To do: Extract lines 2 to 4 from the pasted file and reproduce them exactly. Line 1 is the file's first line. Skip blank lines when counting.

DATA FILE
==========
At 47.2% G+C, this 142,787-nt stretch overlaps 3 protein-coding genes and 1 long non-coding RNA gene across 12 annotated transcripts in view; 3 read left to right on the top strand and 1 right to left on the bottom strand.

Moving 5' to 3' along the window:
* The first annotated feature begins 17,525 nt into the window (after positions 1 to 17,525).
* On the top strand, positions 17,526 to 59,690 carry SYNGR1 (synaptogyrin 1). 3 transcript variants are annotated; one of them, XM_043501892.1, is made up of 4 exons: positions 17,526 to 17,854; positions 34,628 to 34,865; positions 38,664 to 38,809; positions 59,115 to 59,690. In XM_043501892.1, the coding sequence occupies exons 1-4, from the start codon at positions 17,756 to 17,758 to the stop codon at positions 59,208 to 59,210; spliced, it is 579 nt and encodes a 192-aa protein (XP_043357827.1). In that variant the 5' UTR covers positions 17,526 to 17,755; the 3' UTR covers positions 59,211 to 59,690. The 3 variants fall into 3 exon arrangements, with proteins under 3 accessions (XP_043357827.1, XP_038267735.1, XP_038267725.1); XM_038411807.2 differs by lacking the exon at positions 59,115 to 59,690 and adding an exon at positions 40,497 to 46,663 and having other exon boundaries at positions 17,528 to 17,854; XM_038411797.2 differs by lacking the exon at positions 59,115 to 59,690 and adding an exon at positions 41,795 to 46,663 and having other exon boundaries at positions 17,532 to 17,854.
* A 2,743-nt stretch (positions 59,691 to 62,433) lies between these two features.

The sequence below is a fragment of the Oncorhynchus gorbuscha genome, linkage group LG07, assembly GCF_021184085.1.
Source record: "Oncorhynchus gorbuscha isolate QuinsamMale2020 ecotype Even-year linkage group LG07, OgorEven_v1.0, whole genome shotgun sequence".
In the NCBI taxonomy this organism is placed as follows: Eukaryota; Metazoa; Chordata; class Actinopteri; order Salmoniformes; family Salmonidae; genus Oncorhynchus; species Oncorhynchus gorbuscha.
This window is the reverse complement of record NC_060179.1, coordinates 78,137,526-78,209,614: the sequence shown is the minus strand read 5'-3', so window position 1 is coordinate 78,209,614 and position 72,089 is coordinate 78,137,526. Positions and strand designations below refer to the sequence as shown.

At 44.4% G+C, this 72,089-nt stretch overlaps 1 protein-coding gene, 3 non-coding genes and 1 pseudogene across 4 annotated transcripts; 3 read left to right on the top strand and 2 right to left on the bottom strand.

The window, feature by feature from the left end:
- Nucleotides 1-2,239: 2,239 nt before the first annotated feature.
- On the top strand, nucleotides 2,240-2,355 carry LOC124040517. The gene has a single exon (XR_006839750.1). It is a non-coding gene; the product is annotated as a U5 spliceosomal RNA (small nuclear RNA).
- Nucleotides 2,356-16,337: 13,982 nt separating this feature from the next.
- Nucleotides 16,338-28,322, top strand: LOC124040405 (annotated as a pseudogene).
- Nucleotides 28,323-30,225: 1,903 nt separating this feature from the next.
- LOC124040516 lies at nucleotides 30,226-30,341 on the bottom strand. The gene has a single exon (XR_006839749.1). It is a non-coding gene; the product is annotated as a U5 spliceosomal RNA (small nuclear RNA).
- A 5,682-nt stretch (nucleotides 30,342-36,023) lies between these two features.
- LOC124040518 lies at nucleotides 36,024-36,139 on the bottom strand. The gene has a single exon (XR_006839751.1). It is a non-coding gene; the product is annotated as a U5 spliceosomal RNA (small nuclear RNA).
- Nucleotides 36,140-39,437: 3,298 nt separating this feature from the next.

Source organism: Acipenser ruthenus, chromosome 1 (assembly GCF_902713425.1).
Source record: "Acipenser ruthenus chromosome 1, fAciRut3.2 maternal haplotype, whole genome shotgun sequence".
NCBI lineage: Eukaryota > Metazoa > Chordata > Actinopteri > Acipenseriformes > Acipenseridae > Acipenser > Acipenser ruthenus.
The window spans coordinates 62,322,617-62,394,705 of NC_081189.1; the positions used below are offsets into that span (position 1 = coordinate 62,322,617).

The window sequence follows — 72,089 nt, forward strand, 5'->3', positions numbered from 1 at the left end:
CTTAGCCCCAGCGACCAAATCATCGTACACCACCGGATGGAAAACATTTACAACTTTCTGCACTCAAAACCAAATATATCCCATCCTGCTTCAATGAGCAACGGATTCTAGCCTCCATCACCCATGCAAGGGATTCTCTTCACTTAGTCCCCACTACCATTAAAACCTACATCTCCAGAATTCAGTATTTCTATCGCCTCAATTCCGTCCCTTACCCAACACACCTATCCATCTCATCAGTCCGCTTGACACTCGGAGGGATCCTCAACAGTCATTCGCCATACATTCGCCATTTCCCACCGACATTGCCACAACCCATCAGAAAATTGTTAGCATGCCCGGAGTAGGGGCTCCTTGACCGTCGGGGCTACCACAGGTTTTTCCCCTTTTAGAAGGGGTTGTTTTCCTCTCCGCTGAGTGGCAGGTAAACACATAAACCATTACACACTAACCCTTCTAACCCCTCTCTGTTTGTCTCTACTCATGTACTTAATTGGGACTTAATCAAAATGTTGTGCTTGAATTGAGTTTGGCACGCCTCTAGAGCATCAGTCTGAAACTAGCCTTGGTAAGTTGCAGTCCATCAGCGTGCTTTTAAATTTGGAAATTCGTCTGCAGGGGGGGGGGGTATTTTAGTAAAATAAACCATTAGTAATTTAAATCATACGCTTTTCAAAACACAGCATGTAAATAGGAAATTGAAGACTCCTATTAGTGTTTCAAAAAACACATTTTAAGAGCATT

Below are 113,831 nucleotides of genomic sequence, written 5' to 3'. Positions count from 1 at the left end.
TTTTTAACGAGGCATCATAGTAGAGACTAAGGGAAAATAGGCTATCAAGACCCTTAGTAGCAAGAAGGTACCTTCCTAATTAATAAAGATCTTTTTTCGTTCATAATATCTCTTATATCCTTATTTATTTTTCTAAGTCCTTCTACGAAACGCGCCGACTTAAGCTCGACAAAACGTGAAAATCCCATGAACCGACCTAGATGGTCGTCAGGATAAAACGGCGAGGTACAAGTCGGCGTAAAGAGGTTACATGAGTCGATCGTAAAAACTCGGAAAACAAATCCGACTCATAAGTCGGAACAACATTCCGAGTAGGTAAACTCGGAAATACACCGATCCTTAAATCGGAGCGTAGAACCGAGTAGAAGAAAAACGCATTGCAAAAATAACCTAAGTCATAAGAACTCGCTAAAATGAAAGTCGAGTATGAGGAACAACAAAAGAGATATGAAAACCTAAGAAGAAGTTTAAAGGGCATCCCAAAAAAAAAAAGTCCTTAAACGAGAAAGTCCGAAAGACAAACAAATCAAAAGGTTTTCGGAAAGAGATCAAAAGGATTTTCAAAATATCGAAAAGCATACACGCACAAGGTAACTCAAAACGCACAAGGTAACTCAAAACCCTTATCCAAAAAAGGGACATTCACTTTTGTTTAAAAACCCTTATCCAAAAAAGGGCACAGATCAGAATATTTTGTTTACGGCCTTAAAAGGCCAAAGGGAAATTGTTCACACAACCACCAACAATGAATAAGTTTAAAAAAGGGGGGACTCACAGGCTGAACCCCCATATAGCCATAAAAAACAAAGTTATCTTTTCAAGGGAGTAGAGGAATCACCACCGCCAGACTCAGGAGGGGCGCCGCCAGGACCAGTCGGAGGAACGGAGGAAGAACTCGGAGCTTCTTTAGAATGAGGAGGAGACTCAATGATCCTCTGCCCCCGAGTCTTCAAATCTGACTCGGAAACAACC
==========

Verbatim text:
Moving 5' to 3' along the window:
* The first annotated feature begins 17,525 nt into the window (after positions 1 to 17,525).
* On the top strand, positions 17,526 to 59,690 carry SYNGR1 (synaptogyrin 1). 3 transcript variants are annotated; one of them, XM_043501892.1, is made up of 4 exons: positions 17,526 to 17,854; positions 34,628 to 34,865; positions 38,664 to 38,809; positions 59,115 to 59,690. In XM_043501892.1, the coding sequence occupies exons 1-4, from the start codon at positions 17,756 to 17,758 to the stop codon at positions 59,208 to 59,210; spliced, it is 579 nt and encodes a 192-aa protein (XP_043357827.1). In that variant the 5' UTR covers positions 17,526 to 17,755; the 3' UTR covers positions 59,211 to 59,690. The 3 variants fall into 3 exon arrangements, with proteins under 3 accessions (XP_043357827.1, XP_038267735.1, XP_038267725.1); XM_038411807.2 differs by lacking the exon at positions 59,115 to 59,690 and adding an exon at positions 40,497 to 46,663 and having other exon boundaries at positions 17,528 to 17,854; XM_038411797.2 differs by lacking the exon at positions 59,115 to 59,690 and adding an exon at positions 41,795 to 46,663 and having other exon boundaries at positions 17,532 to 17,854.